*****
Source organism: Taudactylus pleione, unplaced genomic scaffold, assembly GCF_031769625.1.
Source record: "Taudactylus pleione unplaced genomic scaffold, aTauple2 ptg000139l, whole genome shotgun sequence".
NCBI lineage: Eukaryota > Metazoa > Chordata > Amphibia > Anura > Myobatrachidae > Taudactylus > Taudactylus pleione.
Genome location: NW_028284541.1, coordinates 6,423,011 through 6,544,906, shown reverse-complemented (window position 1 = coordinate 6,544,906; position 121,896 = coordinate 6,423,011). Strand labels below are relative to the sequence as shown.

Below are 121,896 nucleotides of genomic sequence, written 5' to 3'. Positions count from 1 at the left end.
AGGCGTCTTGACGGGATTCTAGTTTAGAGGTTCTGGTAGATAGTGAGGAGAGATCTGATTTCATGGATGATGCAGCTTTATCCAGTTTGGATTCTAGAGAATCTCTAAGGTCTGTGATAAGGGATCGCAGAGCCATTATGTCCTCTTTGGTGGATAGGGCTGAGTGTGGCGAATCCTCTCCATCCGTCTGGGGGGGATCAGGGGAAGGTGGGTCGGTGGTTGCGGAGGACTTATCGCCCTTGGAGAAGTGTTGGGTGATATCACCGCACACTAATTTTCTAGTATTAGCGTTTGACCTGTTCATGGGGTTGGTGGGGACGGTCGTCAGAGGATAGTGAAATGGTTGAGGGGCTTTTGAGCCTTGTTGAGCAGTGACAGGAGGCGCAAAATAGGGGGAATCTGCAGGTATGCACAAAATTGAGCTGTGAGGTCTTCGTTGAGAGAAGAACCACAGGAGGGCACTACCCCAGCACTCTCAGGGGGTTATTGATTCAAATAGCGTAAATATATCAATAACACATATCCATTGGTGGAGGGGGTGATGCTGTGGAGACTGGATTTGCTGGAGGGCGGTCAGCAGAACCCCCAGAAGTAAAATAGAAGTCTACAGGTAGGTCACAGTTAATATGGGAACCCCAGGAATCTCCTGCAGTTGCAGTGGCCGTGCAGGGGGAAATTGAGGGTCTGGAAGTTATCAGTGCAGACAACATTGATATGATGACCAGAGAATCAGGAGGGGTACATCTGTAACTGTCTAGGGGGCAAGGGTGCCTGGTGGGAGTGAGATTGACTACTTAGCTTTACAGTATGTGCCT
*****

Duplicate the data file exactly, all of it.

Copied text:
Source organism: Taudactylus pleione, unplaced genomic scaffold, assembly GCF_031769625.1.
Source record: "Taudactylus pleione unplaced genomic scaffold, aTauple2 ptg000139l, whole genome shotgun sequence".
NCBI lineage: Eukaryota > Metazoa > Chordata > Amphibia > Anura > Myobatrachidae > Taudactylus > Taudactylus pleione.
Genome location: NW_028284541.1, coordinates 6,423,011 through 6,544,906, shown reverse-complemented (window position 1 = coordinate 6,544,906; position 121,896 = coordinate 6,423,011). Strand labels below are relative to the sequence as shown.

Below are 121,896 nucleotides of genomic sequence, written 5' to 3'. Positions count from 1 at the left end.
AGGCGTCTTGACGGGATTCTAGTTTAGAGGTTCTGGTAGATAGTGAGGAGAGATCTGATTTCATGGATGATGCAGCTTTATCCAGTTTGGATTCTAGAGAATCTCTAAGGTCTGTGATAAGGGATCGCAGAGCCATTATGTCCTCTTTGGTGGATAGGGCTGAGTGTGGCGAATCCTCTCCATCCGTCTGGGGGGGATCAGGGGAAGGTGGGTCGGTGGTTGCGGAGGACTTATCGCCCTTGGAGAAGTGTTGGGTGATATCACCGCACACTAATTTTCTAGTATTAGCGTTTGACCTGTTCATGGGGTTGGTGGGGACGGTCGTCAGAGGATAGTGAAATGGTTGAGGGGCTTTTGAGCCTTGTTGAGCAGTGACAGGAGGCGCAAAATAGGGGGAATCTGCAGGTATGCACAAAATTGAGCTGTGAGGTCTTCGTTGAGAGAAGAACCACAGGAGGGCACTACCCCAGCACTCTCAGGGGGTTATTGATTCAAATAGCGTAAATATATCAATAACACATATCCATTGGTGGAGGGGGTGATGCTGTGGAGACTGGATTTGCTGGAGGGCGGTCAGCAGAACCCCCAGAAGTAAAATAGAAGTCTACAGGTAGGTCACAGTTAATATGGGAACCCCAGGAATCTCCTGCAGTTGCAGTGGCCGTGCAGGGGGAAATTGAGGGTCTGGAAGTTATCAGTGCAGACAACATTGATATGATGACCAGAGAATCAGGAGGGGTACATCTGTAACTGTCTAGGGGGCAAGGGTGCCTGGTGGGAGTGAGATTGACTACTTAGCTTTACAGTATGTGCCT